It can be difficult to ensure that your young athlete is getting enough protein—especially when they are leaving early in the morning for practice before school and staying late for a second practice or other extracurricular activity. Processed, carb-based snacks can become an easy choice due to their shelf-stability and transportability. However, there are plenty of non-perishable whole food-based and protein-rich options available that, with a little prep work, can sustain your athlete throughout practices and classes.
TrueSport Expert Kristen Ziesmer, a registered dietitian and board-certified specialist in sports dietetics, shares a few of her favorite healthy, whole food options for protein on the go.
Peanut butter or almond butter
Peanut butter is high in vitamins B and E and is rich in protein. Almond butter and peanut butter have a similar nutrition profile: two tablespoons net around eight grams of protein. Aim for 1.5 servings to get enough protein, but make sure your athlete tolerates nut butter well.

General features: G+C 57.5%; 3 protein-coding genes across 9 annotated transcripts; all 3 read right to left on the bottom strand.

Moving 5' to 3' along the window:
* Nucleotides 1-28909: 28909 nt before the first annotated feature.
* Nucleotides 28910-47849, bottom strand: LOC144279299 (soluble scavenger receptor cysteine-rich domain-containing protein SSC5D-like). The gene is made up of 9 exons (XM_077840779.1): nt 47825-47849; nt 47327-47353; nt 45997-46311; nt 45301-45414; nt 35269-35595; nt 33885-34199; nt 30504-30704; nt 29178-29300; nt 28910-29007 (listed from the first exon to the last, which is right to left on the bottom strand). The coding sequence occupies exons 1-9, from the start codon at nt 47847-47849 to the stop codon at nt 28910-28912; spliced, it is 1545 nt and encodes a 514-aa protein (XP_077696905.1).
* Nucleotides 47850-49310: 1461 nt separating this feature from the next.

While it is ideal to serve this snack with an apple or banana, if your athlete is known for forgetting food, stick to shelf-stable additions like pretzels, banana chips, or crackers.
Check that your school allows students to bring in foods containing peanut butter—some will not due to allergies.
Build your own trail mix
Protein sources include any type of nuts. Take in a good variety for bonus micronutrients, such as almonds, Brazil nuts, cashews, macadamia nuts, peanuts, pecans, pistachios, or walnuts. In addition to nuts, dried edamame, hemp hearts, roasted chickpeas, and wasabi peas can give added protein.
It might shock you how small a serving of nuts is! A food scale can show you how much an ounce is, and one ounce of nuts roughly contains 4-6 grams of protein. It’s good to aim for 15-20 grams of protein per meal/snack, so you will want to have several servings of nuts or legumes in your athlete’s snack bag.
Building your own trail mix with a mix of nuts and dried fruit allows you to tailor it to your athlete’s exact preferences, such as swapping raisins for dried cranberries or apple slices, sneaking in pretzels, banana chips, or chocolate chips for bonus simple carbohydrates, or even sprinkling the whole mix with salt and pepper or mixing it up by flavoring it with chili powder or cinnamon.
Check that your school allows students to bring in foods containing nuts—some will not due to allergies.